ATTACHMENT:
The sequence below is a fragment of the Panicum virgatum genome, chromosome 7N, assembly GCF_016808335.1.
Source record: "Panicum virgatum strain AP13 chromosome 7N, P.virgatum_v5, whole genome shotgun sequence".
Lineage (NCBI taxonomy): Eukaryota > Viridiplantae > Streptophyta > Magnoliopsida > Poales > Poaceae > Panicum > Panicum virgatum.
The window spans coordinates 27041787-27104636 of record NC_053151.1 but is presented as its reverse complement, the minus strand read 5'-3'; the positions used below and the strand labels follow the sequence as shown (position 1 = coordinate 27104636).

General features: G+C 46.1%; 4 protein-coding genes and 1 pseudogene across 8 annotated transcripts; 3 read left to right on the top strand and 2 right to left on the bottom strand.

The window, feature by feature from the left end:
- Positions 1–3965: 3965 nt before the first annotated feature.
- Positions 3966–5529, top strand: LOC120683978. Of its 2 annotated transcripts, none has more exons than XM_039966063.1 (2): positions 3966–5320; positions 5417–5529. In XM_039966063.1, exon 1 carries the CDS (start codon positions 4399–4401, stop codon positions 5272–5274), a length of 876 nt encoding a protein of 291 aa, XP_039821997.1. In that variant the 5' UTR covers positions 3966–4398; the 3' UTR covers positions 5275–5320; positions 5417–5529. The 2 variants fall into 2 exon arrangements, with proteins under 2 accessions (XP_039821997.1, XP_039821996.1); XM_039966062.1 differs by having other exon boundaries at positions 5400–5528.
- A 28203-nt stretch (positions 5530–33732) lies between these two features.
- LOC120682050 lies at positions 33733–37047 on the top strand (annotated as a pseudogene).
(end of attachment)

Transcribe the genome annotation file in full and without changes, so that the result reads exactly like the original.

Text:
The sequence below is a fragment of the Panicum virgatum genome, chromosome 7N, assembly GCF_016808335.1.
Source record: "Panicum virgatum strain AP13 chromosome 7N, P.virgatum_v5, whole genome shotgun sequence".
Lineage (NCBI taxonomy): Eukaryota > Viridiplantae > Streptophyta > Magnoliopsida > Poales > Poaceae > Panicum > Panicum virgatum.
The window spans coordinates 27041787-27104636 of record NC_053151.1 but is presented as its reverse complement, the minus strand read 5'-3'; the positions used below and the strand labels follow the sequence as shown (position 1 = coordinate 27104636).

General features: G+C 46.1%; 4 protein-coding genes and 1 pseudogene across 8 annotated transcripts; 3 read left to right on the top strand and 2 right to left on the bottom strand.

The window, feature by feature from the left end:
- Positions 1–3965: 3965 nt before the first annotated feature.
- Positions 3966–5529, top strand: LOC120683978. Of its 2 annotated transcripts, none has more exons than XM_039966063.1 (2): positions 3966–5320; positions 5417–5529. In XM_039966063.1, exon 1 carries the CDS (start codon positions 4399–4401, stop codon positions 5272–5274), a length of 876 nt encoding a protein of 291 aa, XP_039821997.1. In that variant the 5' UTR covers positions 3966–4398; the 3' UTR covers positions 5275–5320; positions 5417–5529. The 2 variants fall into 2 exon arrangements, with proteins under 2 accessions (XP_039821997.1, XP_039821996.1); XM_039966062.1 differs by having other exon boundaries at positions 5400–5528.
- A 28203-nt stretch (positions 5530–33732) lies between these two features.
- LOC120682050 lies at positions 33733–37047 on the top strand (annotated as a pseudogene).